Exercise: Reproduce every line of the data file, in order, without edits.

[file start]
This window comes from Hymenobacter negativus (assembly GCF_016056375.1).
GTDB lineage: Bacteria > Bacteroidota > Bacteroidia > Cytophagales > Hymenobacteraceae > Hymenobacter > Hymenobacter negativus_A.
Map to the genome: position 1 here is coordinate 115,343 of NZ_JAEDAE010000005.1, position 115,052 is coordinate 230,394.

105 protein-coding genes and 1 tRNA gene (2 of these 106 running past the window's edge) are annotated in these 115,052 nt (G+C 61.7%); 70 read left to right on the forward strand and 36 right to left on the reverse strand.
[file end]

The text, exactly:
This window comes from Hymenobacter negativus (assembly GCF_016056375.1).
GTDB lineage: Bacteria > Bacteroidota > Bacteroidia > Cytophagales > Hymenobacteraceae > Hymenobacter > Hymenobacter negativus_A.
Map to the genome: position 1 here is coordinate 115,343 of NZ_JAEDAE010000005.1, position 115,052 is coordinate 230,394.

105 protein-coding genes and 1 tRNA gene (2 of these 106 running past the window's edge) are annotated in these 115,052 nt (G+C 61.7%); 70 read left to right on the forward strand and 36 right to left on the reverse strand.